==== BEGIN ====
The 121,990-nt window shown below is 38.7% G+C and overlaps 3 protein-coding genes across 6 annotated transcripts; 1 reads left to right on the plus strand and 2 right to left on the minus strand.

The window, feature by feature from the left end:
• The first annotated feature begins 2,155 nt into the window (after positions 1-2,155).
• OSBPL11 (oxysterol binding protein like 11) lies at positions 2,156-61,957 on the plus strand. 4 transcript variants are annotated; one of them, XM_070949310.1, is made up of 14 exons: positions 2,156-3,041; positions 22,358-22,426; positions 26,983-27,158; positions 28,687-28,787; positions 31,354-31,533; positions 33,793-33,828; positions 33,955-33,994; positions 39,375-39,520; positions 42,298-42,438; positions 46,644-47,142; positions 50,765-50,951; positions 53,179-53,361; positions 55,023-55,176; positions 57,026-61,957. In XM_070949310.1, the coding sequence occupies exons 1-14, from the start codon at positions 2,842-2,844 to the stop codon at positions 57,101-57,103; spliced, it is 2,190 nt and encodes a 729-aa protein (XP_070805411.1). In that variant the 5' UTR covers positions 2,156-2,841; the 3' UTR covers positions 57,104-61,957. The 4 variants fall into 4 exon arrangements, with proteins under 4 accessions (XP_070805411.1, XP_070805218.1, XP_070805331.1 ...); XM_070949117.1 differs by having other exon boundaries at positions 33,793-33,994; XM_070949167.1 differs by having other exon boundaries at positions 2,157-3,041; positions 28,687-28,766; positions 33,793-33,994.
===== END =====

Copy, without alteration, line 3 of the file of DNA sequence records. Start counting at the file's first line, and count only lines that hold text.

• The first annotated feature begins 2,155 nt into the window (after positions 1-2,155).